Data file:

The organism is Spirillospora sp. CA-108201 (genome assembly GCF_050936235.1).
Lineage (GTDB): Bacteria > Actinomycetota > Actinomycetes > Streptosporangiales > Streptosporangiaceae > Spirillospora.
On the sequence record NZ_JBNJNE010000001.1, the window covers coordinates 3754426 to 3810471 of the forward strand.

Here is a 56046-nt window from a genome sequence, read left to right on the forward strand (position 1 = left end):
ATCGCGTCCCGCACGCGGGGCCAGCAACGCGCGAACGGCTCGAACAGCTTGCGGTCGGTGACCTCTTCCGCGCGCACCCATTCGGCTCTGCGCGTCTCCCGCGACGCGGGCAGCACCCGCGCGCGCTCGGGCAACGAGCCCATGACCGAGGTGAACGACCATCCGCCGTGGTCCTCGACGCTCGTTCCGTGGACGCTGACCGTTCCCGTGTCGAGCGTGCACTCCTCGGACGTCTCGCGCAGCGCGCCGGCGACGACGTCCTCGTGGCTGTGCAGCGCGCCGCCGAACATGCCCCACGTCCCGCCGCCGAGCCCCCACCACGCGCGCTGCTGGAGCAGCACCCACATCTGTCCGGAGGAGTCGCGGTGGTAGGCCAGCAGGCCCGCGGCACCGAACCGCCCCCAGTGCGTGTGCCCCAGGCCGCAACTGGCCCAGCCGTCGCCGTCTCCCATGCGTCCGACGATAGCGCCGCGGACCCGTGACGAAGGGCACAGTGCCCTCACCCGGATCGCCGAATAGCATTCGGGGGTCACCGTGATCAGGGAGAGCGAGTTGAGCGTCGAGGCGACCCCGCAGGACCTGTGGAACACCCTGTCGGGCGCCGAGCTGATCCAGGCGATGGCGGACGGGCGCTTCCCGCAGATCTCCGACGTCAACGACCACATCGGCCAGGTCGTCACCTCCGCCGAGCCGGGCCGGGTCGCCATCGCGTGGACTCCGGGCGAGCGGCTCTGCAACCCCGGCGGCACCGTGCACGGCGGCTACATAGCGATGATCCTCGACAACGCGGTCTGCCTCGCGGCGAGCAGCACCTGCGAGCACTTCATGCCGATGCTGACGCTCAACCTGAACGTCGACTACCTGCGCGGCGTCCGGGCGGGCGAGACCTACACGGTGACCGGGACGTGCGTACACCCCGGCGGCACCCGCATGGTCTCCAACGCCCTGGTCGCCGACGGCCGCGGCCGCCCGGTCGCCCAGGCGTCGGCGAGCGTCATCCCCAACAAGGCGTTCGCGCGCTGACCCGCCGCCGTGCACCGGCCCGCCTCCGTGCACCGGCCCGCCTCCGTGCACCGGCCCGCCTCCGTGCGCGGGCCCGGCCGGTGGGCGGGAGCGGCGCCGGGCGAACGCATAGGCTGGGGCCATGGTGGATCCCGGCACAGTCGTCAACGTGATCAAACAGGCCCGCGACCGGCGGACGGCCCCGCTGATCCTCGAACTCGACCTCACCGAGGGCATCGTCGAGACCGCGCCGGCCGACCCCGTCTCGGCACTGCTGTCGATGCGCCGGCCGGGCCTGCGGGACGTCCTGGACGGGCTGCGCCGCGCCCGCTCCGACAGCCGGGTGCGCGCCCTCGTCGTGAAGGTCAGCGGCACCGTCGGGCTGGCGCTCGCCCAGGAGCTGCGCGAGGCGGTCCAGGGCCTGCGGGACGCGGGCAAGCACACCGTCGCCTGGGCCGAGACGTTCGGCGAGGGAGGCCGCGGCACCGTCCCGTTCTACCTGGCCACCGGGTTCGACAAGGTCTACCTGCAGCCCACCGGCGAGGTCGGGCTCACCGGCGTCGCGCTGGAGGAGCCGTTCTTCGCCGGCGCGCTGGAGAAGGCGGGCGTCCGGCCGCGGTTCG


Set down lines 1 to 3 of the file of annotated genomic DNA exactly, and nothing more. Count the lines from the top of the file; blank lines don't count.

The organism is Spirillospora sp. CA-108201 (genome assembly GCF_050936235.1).
Lineage (GTDB): Bacteria > Actinomycetota > Actinomycetes > Streptosporangiales > Streptosporangiaceae > Spirillospora.
On the sequence record NZ_JBNJNE010000001.1, the window covers coordinates 3754426 to 3810471 of the forward strand.